Economy and economic indicators

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Farewell from Shannon Daub How to meet Canada’s 2030 climate targets Fires & migrant farmworkers COVID-19’s growing toll on hospitals and public health Assessing the new protections for platform workers BC can afford more investments in social and environmental priorities Donor spotlight: Kirsten Krismer The CCPA-BC’s 2023 gala
Read the full report online here. The average CEO collects $7,162 an hour. It takes just over eight hours in the new year for the top 100 CEOs to clock in an average of $60,600—what the average worker in Canada makes in an entire year. By 9:27 a.m. on January 2, 2023, Canada’s top CEOs would have already made $60,600 while the average Canadian worker will toil all year long to earn that amount of pay.
BC’s carbon crossroads: The Energy Action Framework takes the wrong path Taxing land wealth for the public good: Provincial policy options Here’s how BC should protect app-based workers British Columbia’s regulation of dikes full of leaks and in need of overhaul Landmark health care case spotlights problems of a profit-centred system Some important updates from our team at CCPA-BC 2023 Gideon Rosenbluth Memorial Lecture with Ha-Joon Chang Save the date for our annual in-person gala: Nov. 23, 2023
Previously published in the
Income inequality is getting worse in Manitoba: the market income of the bottom 20 percent of Manitoba families declined while the top 20 percent of Manitoba families received greater income increases than the national average. 
Claim: “Budget 2023 removes 47,400 low-income Manitobans from the tax rolls and saves the average family $1,000” Impact: More of the Basic Personal Amount tax change money will go to Manitoba’s richest 10% than the bottom 50% combined. The poorest 10% (100,100 Manitobans) get no benefit from this change as they don’t make enough to be on the tax rolls currently. The second-poorest 10%  (990,900 Manitobans) saves only $74 by the increase in the Basic Personal Amount.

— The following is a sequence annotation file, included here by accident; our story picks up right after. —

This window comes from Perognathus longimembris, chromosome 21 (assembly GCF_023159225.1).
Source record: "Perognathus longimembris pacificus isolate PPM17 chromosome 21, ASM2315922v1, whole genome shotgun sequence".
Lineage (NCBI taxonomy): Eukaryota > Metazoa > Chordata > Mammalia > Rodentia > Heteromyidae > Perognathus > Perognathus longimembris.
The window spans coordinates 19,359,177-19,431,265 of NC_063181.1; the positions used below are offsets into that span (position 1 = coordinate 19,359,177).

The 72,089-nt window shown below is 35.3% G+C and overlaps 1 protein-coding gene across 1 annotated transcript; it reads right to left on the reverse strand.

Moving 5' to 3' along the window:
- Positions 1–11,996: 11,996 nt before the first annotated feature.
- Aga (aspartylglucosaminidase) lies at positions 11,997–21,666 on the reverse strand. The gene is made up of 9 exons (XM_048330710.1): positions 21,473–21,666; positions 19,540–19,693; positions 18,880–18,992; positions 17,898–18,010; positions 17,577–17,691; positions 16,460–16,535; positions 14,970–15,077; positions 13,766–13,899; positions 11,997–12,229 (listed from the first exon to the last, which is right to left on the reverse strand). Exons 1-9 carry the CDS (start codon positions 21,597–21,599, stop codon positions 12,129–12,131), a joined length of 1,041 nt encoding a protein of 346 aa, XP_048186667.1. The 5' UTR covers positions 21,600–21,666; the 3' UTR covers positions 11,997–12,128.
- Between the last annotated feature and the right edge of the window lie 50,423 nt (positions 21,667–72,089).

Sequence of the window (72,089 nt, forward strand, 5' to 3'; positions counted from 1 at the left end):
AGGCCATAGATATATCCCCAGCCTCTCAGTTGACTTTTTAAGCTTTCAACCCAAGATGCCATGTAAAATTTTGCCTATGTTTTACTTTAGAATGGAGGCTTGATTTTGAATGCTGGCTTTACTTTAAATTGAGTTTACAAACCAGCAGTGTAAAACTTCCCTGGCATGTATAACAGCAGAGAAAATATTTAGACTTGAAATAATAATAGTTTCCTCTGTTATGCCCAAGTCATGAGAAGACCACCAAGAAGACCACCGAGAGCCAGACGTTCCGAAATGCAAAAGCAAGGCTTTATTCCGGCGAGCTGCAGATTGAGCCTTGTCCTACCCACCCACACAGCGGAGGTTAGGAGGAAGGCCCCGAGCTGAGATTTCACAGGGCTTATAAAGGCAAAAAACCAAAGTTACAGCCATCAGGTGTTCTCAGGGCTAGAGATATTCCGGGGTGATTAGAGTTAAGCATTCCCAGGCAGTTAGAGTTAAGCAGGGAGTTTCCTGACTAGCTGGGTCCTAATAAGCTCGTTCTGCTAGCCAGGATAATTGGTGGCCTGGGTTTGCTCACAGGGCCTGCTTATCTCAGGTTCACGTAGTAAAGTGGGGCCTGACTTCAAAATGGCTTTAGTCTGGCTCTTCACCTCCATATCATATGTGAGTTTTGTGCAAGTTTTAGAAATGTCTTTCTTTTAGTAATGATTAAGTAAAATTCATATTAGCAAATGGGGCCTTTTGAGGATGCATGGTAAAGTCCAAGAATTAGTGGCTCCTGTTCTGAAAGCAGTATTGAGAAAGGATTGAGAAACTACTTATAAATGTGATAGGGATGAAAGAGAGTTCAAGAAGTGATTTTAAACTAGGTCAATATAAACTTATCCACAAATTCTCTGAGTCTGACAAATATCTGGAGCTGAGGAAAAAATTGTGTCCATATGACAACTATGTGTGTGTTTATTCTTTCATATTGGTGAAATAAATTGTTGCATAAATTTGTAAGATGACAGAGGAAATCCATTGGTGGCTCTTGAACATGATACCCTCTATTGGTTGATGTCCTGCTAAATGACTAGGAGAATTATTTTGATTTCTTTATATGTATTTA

The 2023 Manitoba budget proposes over half a billion dollars in tax cuts, but many Manitobans won’t see a dime, while the richest Manitobans will get the lion’s share of this money. The Canadian Centre for Policy Alternatives has shown that over 100,000 Manitobans – those with the lowest income and most in need – will get nothing from these tax cuts.  In fact, the bottom 500,000+ Manitobans will get less than the 100,000+ highest-income Manitobans.
The Convoy that took over Ottawa for a month last year just met outside Winnipeg this past weekend. While the right to protest is an essential part of our democracy, it is important to look critically at this movement that has harboured white supremacist, libertarian and in some cases even fascist beliefs.  These ideas have originated most recently in the USA, but have a long and odious history elsewhere in the world.
Click here to read the full report online.  What's driving inflation in Canada? Between 2020 and 2022, business prices increased by a whopping 19 per cent in the country on average. Where did those dollars go?
OTTAWA—Of every dollar spent on higher prices in the last two years, 47 cents was converted into corporate profits in four industries, led by mining, oil and gas extraction, explains a new report by the Canadian Centre for Policy Alternatives (CCPA). In Where are Your Inflation Dollars Going, CCPA Senior Economist David Macdonald examines what’s driving inflation in Canada, using a new approach. It shows four industries are dominating in inflationary corporate profits. Of every additional dollar spent on inflation: